Central Mechanisms of Glucose Sensing and Counterregulation in Defense of Hypoglycemia

Research output: Contribution to journalReview articlepeer-review

59 Scopus citations


Glucose homeostasis requires an organism to rapidly respond to changes in plasma glucose concentrations. Iatrogenic hypoglycemia as a result of treatment with insulin or sulfonylureas is the most common cause of hypoglycemia in humans and is generally only seen in patients with diabetes who take these medications. The first response to a fall in glucose is the detection of impending hypoglycemia by hypoglycemia-detecting sensors, including glucose-sensing neurons in the hypothalamus and other regions. This detection is then linked to a series of neural and hormonal responses that serve to prevent the fall in blood glucose and restore euglycemia. In this review, we discuss the current state of knowledge about central glucose sensing and how detection of a fall in glucose leads to the stimulation of counterregulatory hormone and behavior responses. We also review how diabetes and recurrent hypoglycemia impact glucose sensing and counterregulation, leading to development of impaired awareness of hypoglycemia in diabetes.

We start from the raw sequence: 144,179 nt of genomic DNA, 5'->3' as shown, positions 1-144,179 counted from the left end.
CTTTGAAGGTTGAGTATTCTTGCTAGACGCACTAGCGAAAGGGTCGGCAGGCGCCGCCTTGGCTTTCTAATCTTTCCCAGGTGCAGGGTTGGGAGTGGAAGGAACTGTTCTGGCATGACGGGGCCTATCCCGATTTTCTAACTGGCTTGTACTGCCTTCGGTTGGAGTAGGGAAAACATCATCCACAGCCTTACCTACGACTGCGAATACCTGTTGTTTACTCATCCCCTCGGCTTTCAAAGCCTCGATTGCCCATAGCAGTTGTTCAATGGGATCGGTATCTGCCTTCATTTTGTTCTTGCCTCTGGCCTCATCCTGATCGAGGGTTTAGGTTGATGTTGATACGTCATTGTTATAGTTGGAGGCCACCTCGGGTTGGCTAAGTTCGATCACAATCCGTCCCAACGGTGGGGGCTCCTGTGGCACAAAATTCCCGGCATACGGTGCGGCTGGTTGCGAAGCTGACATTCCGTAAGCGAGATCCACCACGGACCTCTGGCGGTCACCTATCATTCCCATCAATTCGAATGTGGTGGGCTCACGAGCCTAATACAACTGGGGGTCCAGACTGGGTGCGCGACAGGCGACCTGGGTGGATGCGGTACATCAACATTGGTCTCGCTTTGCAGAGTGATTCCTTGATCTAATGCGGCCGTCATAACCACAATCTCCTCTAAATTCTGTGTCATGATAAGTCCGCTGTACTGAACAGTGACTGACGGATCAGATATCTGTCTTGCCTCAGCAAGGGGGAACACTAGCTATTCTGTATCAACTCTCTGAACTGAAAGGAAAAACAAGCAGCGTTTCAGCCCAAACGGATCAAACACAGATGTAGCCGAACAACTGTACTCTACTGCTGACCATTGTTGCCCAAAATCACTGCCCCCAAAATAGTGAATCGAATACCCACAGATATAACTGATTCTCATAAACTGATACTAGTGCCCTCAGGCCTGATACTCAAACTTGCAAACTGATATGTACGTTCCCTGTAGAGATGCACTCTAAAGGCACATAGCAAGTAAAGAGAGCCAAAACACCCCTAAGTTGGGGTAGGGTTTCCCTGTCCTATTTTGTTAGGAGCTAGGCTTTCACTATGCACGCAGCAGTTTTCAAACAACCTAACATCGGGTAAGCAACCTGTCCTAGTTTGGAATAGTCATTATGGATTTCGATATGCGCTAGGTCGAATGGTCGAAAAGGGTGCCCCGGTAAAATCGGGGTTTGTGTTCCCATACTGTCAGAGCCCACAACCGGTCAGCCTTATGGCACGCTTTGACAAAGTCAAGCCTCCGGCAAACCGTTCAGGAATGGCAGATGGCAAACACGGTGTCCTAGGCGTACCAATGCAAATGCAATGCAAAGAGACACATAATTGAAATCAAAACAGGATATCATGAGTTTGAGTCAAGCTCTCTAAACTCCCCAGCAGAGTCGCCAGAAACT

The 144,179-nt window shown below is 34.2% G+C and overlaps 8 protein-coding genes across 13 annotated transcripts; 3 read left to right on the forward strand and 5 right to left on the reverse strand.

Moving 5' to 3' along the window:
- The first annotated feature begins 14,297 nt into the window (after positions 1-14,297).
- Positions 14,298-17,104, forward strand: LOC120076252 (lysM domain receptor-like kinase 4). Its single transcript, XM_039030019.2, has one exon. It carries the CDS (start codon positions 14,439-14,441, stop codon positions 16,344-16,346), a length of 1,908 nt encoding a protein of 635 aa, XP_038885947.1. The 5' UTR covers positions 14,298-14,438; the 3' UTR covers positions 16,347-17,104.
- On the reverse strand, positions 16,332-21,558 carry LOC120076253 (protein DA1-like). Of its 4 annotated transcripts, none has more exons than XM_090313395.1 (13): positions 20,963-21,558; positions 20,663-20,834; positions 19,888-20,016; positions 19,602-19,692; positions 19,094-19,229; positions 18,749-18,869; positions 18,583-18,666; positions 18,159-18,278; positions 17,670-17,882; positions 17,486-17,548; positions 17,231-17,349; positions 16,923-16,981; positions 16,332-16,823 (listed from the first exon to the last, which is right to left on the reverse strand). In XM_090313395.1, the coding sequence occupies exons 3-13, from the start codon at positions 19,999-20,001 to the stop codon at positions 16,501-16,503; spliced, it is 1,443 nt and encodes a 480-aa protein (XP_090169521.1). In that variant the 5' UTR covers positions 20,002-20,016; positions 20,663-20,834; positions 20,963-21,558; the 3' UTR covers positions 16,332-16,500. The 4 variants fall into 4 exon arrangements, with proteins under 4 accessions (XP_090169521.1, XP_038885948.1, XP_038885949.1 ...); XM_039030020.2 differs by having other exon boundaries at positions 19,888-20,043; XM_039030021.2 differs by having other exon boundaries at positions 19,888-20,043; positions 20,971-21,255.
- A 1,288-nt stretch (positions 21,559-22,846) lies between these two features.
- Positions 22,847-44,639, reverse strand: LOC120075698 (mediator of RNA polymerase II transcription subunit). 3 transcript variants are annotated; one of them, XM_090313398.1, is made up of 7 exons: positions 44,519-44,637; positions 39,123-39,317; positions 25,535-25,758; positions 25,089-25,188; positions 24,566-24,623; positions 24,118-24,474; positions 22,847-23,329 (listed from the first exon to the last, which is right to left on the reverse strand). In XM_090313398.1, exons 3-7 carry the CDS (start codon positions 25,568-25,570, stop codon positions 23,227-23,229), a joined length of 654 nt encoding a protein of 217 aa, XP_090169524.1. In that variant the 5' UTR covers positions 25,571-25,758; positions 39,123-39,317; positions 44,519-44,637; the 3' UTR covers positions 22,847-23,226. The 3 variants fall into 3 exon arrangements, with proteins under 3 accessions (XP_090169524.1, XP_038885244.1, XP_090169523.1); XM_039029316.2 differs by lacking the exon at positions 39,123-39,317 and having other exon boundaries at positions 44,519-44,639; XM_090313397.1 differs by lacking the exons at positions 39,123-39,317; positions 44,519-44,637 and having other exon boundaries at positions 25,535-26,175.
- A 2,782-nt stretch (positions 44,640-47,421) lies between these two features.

Original languageEnglish (US)
Pages (from-to)768-788
Number of pages21
JournalEndocrine reviews
Issue number3
StatePublished - Dec 24 2018

Bibliographical note

Publisher Copyright:
© 2019.


Dive into the research topics of 'Central Mechanisms of Glucose Sensing and Counterregulation in Defense of Hypoglycemia'. Together they form a unique fingerprint.

Cite this